Meltdown and Spectre refer to 3 variants of hardware vulnerability found by the Google Project Zero Team and various other academic institutions and field experts. Unfortunately, these vulnerabilities exist on practically every piece of commercial hardware made since 1995. Companies such as Intel have already begun to produce newer chips that aim to address these vulnerabilities. All hardware manufacturers are actively working on rolling out software updates to secure older chips.
Now classed as a larger part of Common Vulnerabilities and Exposures (CVEs), we think it’s important for developers to understand what these risks actually are, how they work and what that means for a developer. This article aims to contextualise these hardware risks and what you as a developer can do to protect yourself against these risks.
We will cover:
Reading time: 7-10min
The original 3 variants have the following associated CVE IDs:
To scan your virtual machines or any other Linux nodes for other common vulnerabilities, see this tutorial on how to do a CVE scan.
In short, if you have a chip/processor in your device (which you will), then you are at risk. However, there are ways to protect yourself in the interim. The good news is that the original vulnerabilities were addressed in early January of 2018. If you have updated your machine since then, you are protected at least from that. However, even as recently as August , further Meltdown and Spectre exploits have been found, and more are likely to come.
The Meltdown and Spectre vulnerabilities exist due to a functionality in modern processors known as Speculative Execution. Indeed, Spectre derives its name from this process. Speculative execution is an optimisation method employed by hardware that carries out some ‘speculative’ function in order to predict future tasks.
The key point to note about this is that the pre-calculated task may not actually be needed, but is done to save time, thus greatly increasing computational speed. If the speculated branch is not needed, its computation and the changes that would have been made are discarded by processor.
In modern processors, speculative execution is used in branch prediction in pipeline processes to reduce the cost of conditional branching. Essentially, each pipeline can have several architectural branches which carry out this speculative execution. These branches occur when a conditional option exists within a program. If a program depends on these conditions and a pipeline waits for this condition, computation time is essentially lost in wasted clock cycles. Speculative execution instead branches off into these different predictive branches and pre-calculates a conditional option before it happens.
Typically, speculative execution is 95% accurate and greatly increases clock speed. If a branch is incorrect, it is discarded before changing any memory addresses permanently, although not without leaving a time footprint. It is these ‘misspeculations’ that can be exploited, ultimately exposing vulnerabilities in a system.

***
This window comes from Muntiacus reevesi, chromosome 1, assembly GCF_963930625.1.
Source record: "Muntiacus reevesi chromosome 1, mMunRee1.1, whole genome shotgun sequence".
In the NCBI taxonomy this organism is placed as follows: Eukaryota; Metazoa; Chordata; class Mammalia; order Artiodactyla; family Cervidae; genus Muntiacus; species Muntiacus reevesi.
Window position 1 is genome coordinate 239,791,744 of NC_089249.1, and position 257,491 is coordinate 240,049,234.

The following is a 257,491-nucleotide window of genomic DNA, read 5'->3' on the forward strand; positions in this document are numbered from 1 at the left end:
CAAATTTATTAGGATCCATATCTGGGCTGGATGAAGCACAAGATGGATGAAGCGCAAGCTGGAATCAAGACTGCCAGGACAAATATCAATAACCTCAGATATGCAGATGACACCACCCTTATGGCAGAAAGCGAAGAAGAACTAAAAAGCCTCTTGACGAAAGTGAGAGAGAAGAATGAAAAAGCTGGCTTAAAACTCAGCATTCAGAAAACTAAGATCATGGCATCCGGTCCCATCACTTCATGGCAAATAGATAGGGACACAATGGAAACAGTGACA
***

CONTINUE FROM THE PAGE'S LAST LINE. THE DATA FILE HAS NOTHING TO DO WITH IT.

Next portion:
Meltdown allows processes to read all protected memory and is currently seen as an Intel specific vulnerability. Meltdown occurs due to a technique known as ‘out-of-order’ execution. While out-of-order execution and speculative execution are two different techniques, they are often used in conjunction with each other. This is what Meltdown exploits use.
Out-of-order execution is employed by using all available execution units in a CPU to carry out instructions in a single program without maintaining their order. This means that if a program is executing, that unit does not need to wait to complete its task before another unit can move to the next in the sequence. This results in what we commonly refer to as parallel computation. However, an issue arises when an instruction in the sequence requires some permissions before execution, such as writing data to a specific memory address dedicated to the OS, or writing encryption keys to some address. Speculative execution allows for these out-of-order instructions to be computed speculatively without needing permission (on the basis that if incorrect these results could be discarded). This data is then stored temporarily in the CPU cache, and this could then be exploited and seen in a virtual machine container by an attacker through some side-channel. In Intel specific hardware, all out-of-order execution is done speculatively hence the vulnerability.
Spectre is the name given to two variants of hardware vulnerability, both of which exploit speculative execution (hence the name Spectre). Spectre attacks, unlike Meltdown, do not focus on out-of-order instructions which bypass permissions, but rather on the conditional branching system discussed earlier. There are three different buffers that can be exploited. These are cache structures within the CPU. The first is the ‘branch-predictor buffer’ which ‘guesses’ which conditional should be taken based off some previous logic or probability. In order to carry out speculative execution of indirect branches, the addresses of where these instructions will be carried out needs to be computed first, and their results are temporarily stored in the ‘branch-target buffer.’ Once all these are computed, when an instruction is actually called a third buffer needs to predict where to ‘return’ the executed instruction to. These return address is stored in the ‘return address buffer.’ The two main variants of Spectre, V1 and V2 exploit this using 2 different methods.